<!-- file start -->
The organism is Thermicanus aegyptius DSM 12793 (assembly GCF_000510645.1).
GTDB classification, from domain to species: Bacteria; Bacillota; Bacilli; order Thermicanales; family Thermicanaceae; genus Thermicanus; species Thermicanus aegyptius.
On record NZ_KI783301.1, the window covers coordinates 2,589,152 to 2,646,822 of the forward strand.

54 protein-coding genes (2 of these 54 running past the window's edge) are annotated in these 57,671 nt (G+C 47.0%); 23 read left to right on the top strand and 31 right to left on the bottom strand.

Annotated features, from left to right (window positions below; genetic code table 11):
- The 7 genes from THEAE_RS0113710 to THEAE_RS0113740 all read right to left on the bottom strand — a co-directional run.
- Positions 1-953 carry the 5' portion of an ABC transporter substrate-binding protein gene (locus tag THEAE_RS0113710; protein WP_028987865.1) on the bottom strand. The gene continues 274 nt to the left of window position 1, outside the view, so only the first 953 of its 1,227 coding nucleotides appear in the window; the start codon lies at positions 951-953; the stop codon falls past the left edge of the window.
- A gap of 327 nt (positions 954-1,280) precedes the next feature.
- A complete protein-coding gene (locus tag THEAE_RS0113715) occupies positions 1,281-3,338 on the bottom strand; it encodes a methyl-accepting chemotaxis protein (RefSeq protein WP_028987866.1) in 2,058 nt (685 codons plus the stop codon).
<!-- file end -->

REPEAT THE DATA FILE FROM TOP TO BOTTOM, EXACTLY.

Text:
The organism is Thermicanus aegyptius DSM 12793 (assembly GCF_000510645.1).
GTDB classification, from domain to species: Bacteria; Bacillota; Bacilli; order Thermicanales; family Thermicanaceae; genus Thermicanus; species Thermicanus aegyptius.
On record NZ_KI783301.1, the window covers coordinates 2,589,152 to 2,646,822 of the forward strand.

54 protein-coding genes (2 of these 54 running past the window's edge) are annotated in these 57,671 nt (G+C 47.0%); 23 read left to right on the top strand and 31 right to left on the bottom strand.

Annotated features, from left to right (window positions below; genetic code table 11):
- The 7 genes from THEAE_RS0113710 to THEAE_RS0113740 all read right to left on the bottom strand — a co-directional run.
- Positions 1-953 carry the 5' portion of an ABC transporter substrate-binding protein gene (locus tag THEAE_RS0113710; protein WP_028987865.1) on the bottom strand. The gene continues 274 nt to the left of window position 1, outside the view, so only the first 953 of its 1,227 coding nucleotides appear in the window; the start codon lies at positions 951-953; the stop codon falls past the left edge of the window.
- A gap of 327 nt (positions 954-1,280) precedes the next feature.
- A complete protein-coding gene (locus tag THEAE_RS0113715) occupies positions 1,281-3,338 on the bottom strand; it encodes a methyl-accepting chemotaxis protein (RefSeq protein WP_028987866.1) in 2,058 nt (685 codons plus the stop codon).